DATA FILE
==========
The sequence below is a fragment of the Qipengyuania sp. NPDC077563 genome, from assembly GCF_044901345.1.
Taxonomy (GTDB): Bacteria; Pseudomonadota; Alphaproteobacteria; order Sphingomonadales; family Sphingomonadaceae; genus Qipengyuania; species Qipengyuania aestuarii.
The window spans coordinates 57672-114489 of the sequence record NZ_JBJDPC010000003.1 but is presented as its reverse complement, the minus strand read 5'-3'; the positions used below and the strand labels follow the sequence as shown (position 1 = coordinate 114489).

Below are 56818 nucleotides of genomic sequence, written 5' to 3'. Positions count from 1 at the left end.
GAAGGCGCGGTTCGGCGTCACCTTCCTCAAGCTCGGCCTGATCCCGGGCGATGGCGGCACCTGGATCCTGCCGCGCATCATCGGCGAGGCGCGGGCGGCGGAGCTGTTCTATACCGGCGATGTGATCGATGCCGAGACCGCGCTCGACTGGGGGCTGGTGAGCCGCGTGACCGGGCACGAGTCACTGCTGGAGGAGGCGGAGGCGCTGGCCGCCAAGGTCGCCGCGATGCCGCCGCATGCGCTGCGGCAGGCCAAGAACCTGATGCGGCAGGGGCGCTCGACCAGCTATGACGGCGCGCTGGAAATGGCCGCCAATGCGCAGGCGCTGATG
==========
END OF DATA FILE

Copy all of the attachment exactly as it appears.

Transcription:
The sequence below is a fragment of the Qipengyuania sp. NPDC077563 genome, from assembly GCF_044901345.1.
Taxonomy (GTDB): Bacteria; Pseudomonadota; Alphaproteobacteria; order Sphingomonadales; family Sphingomonadaceae; genus Qipengyuania; species Qipengyuania aestuarii.
The window spans coordinates 57672-114489 of the sequence record NZ_JBJDPC010000003.1 but is presented as its reverse complement, the minus strand read 5'-3'; the positions used below and the strand labels follow the sequence as shown (position 1 = coordinate 114489).

Below are 56818 nucleotides of genomic sequence, written 5' to 3'. Positions count from 1 at the left end.
GAAGGCGCGGTTCGGCGTCACCTTCCTCAAGCTCGGCCTGATCCCGGGCGATGGCGGCACCTGGATCCTGCCGCGCATCATCGGCGAGGCGCGGGCGGCGGAGCTGTTCTATACCGGCGATGTGATCGATGCCGAGACCGCGCTCGACTGGGGGCTGGTGAGCCGCGTGACCGGGCACGAGTCACTGCTGGAGGAGGCGGAGGCGCTGGCCGCCAAGGTCGCCGCGATGCCGCCGCATGCGCTGCGGCAGGCCAAGAACCTGATGCGGCAGGGGCGCTCGACCAGCTATGACGGCGCGCTGGAAATGGCCGCCAATGCGCAGGCGCTGATG